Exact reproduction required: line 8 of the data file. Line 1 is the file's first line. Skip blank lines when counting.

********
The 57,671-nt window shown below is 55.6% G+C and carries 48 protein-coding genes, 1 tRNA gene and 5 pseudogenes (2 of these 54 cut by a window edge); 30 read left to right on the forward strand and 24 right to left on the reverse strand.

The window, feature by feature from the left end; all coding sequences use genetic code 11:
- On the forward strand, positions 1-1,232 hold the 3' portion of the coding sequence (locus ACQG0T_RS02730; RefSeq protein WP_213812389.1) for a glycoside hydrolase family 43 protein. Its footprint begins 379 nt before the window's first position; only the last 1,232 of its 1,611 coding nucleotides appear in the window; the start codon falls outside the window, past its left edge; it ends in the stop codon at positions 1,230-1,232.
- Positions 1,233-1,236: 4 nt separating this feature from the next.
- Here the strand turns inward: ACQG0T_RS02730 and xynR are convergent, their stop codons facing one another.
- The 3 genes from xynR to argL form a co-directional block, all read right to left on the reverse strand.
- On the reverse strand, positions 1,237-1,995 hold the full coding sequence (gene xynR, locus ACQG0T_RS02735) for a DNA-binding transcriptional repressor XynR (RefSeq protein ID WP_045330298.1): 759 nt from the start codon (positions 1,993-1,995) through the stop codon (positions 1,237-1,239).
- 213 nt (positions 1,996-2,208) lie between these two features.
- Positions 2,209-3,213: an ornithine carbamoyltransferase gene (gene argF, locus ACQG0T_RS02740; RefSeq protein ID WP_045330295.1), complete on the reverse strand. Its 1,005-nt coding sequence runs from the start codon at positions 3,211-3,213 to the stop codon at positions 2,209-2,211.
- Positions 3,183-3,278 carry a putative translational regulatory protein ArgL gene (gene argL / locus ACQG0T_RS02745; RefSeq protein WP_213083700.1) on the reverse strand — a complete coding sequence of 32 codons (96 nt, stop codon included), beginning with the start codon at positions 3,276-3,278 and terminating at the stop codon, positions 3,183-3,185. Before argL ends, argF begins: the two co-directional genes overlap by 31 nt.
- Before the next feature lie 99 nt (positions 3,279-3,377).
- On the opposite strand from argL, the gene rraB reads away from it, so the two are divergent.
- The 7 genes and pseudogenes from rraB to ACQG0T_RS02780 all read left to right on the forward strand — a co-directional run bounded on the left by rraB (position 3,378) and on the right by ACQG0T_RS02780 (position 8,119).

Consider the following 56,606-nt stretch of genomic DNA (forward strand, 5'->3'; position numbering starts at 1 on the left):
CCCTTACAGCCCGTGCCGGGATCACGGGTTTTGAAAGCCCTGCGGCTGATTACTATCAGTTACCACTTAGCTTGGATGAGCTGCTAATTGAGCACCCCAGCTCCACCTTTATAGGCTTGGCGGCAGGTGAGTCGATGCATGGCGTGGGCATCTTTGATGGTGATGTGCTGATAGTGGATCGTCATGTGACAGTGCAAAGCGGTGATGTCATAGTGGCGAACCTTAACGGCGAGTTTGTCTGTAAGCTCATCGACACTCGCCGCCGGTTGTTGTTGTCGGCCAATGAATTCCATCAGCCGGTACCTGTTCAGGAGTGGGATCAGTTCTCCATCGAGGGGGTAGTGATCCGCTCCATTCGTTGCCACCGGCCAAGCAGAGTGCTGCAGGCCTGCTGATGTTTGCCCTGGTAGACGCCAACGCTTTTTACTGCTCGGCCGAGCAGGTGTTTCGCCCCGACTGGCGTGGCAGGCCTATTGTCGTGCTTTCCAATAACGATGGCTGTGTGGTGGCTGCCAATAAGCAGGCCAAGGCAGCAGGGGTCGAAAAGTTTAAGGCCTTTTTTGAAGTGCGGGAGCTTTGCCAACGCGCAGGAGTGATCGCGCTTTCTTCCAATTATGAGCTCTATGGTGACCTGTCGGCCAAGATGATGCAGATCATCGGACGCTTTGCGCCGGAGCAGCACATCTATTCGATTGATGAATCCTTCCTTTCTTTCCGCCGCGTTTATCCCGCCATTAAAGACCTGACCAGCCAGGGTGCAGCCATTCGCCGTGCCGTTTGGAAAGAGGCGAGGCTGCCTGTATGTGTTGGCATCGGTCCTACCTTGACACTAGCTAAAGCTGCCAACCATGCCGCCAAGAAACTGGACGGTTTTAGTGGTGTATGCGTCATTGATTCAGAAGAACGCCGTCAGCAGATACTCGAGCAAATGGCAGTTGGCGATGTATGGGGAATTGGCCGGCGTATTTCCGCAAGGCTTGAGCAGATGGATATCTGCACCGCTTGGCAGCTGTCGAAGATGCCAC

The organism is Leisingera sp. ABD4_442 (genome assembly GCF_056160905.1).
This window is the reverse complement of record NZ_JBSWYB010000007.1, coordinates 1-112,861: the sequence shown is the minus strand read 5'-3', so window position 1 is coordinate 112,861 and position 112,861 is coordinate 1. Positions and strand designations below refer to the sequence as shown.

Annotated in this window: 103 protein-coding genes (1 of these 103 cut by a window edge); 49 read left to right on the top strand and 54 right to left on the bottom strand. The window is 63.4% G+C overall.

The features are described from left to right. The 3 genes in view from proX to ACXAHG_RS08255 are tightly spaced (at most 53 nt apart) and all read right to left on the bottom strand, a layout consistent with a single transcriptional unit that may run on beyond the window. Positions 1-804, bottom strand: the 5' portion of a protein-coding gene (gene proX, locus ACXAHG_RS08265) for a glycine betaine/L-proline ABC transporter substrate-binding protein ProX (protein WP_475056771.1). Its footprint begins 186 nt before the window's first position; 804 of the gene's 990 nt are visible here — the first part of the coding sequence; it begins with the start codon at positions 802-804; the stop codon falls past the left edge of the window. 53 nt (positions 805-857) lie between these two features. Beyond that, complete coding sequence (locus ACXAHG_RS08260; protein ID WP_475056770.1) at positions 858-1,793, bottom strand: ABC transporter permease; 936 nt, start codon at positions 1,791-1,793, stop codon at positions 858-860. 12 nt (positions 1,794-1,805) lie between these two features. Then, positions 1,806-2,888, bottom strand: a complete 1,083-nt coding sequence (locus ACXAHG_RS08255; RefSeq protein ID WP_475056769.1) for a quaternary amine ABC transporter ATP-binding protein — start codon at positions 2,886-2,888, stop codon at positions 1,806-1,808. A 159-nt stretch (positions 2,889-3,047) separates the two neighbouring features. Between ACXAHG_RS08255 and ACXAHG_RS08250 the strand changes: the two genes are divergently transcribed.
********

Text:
- 213 nt (positions 1,996-2,208) lie between these two features.